Idaho National Laboratory (INL) Cyber Seminar
Cyber-enabled Sabotage and Critical Function Assurance - 4 PDH; 4 AIA LU (additional registration)
Monday, May 9, 2022
1:00 - 5:00 p.m. MDT
$99 for SAME Members / $129 for Non-Members
Space is limited to 30
Already registered for JETC? Email firstname.lastname@example.org and request that the course be added to your current registration.
Consequence-driven Cyber-informed Engineering (CCE) is a methodology focused on securing the nation’s critical infrastructure systems. Developed at Idaho National Laboratory (INL), CCE starts with the assumption that if a critical infrastructure system such as the electric power grid, defense missions, natural gas pipelines, chemical plants, locks and dams or other critical systems are targeted by a skilled and determined adversary, the targeted system can and will be penetrated. CCE adopts an aggressor mindset to examine how an adversary might target the most critical operations, focusing on entire systems and processes, not individual technologies. This approach provides critical infrastructure owners, operators, vendors and manufacturers a disciplined methodology to evaluate complex systems, determine what functions must be fully safeguarded and apply proven engineering strategies to isolate and protect an industry’s most critical assets.
CCE leads executives and operational experts through a process of identifying the most critical functions essential to fulfilling their organization’s mission and determines the potential consequences of a cyberattack against these functions. Using the CCE methodology, system operators identify key points within a critical system vulnerable to a cyberattack. Lastly, CCE fully leverages an organization’s operational expertise, system understanding and process knowledge to “engineer out” cybersecurity risks.
This session introduces cyber-enabled sabotage and the role of engineering in cyber defense. Most of the cybersecurity training available to critical infrastructure security experts focuses on technology, networks, and perimeter security. This training, leveraging key CCE concepts, will introduce students to the importance of understanding the current cyber-sabotage threat environment, identifying your critical functions and how they might fail, and merging engineering with cybersecurity principles to establish safe/reliable operations even in the face of determined and skilled adversaries.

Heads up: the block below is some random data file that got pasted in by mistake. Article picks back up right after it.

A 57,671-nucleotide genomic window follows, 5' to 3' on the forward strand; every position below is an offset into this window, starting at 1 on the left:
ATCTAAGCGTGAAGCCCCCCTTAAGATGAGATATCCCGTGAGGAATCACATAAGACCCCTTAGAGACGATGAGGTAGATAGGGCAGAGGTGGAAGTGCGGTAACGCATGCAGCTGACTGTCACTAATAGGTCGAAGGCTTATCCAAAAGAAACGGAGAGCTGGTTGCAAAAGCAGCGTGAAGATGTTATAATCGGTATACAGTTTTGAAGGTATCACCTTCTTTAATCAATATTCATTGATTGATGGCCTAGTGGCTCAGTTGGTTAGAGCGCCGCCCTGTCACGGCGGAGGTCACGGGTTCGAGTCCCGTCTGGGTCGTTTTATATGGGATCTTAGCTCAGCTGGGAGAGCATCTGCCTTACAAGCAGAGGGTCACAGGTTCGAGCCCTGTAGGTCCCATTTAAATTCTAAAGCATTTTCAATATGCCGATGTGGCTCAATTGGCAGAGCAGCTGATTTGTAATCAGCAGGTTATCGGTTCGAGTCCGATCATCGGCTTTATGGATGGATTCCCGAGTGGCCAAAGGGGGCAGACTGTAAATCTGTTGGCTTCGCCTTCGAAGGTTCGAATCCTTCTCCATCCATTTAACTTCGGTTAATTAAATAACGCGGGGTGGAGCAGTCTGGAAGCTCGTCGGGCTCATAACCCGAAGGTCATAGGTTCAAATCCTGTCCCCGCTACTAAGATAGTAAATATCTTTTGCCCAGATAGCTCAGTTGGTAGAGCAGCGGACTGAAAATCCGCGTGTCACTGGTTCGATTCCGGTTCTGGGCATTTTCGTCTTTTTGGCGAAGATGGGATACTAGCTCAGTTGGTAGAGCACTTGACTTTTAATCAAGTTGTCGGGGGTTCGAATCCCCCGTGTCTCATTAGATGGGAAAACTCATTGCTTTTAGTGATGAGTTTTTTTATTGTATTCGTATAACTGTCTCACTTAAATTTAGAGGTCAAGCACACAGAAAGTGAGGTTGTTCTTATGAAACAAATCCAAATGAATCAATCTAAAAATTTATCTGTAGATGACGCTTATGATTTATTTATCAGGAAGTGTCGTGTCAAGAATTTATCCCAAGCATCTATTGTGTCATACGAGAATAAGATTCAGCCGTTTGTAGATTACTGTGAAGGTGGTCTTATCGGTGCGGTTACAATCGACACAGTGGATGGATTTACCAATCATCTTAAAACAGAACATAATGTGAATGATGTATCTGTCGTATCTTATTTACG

Who Should Attend?
- Individuals responsible for protecting critical functions or mission essential operations that an adversary might be interested in targeting.
- This introduction will be useful for individuals located throughout an organization, from executives to frontline staff.
Why Should You Attend?
- Cyber-enabled sabotage threats continue to grow as cyberspace has quickly become the fifth domain of warfare.
- Regardless of your role in an organization, you most likely support or manage critical functions that support safety, success, and possibly, our nation’s critical infrastructure. These are the critical functions out adversaries are targeting.
- This introductory training provides a view of the adversary landscape and considerations for protecting critical functions from cyber risks, threats, and events.
- Participants will leave the seminar with a better understanding of cyber-enabled sabotage and a basic understanding of the cyber-informed engineering methodology.
- Earn 4 PDHs and 4 AIA LU credits.
- Participants will understand the current cyber threat environment, critical functions and enabling functions.
- Participants will learn the definition of cyber-enabled sabotage and the difference between OT and IT impacts.
- Participants will understand the various vehicles for cyber-enabled sabotage, as well as supply chain, insider and vendor enabled risk, including the meaning of unverified trust.
- Participants will understand the difference between cyber-hygiene vs. protections, implementation of industry standards for protection and prioritizing engineered protection for critical physical operations.
Sam Chanoski - Sam Chanoski delivers technical leadership, expertise, and strategic insights to Cybercore’s portfolio of multi-million-dollar critical infrastructure security and resilience projects sponsored by the Department of Energy, Department of Homeland Security, and Department of Defense. He influences the development of large, long-term sustained programs for research, development, demonstration, and deployment associated with control system cybersecurity for nationally critical infrastructure, with particular focus on the energy sector.
Prior to joining INL, Sam spent sixteen years working in intentionally diverse positions across the electricity industry including real-time operations and maintenance with three large investor-owned utilities, situation awareness and event analysis with the North American Electric Reliability Corporation, intelligence with Electricity ISAC, and as the global security incident response team leader for a major manufacturer.
Sam’s professional interests include real-time transmission and distribution operations, organizational behavior, control systems cybersecurity, and emergency management and resilience.
Paul Keys - Paul Keys is an Industrial Controls System Cybersecurity Analyst at the Idaho National Laboratory (INL) Cybercore Integration Center. In this role, he is responsible for conducting technical analysis of cyber threats against the systems that form the very backbone of the nation’s critical infrastructure. Prior to INL, he supported the Intelligence Community, Department of Defense, and industry in a variety of technical management and engineering roles focused on mission support and securing critical systems located across the globe.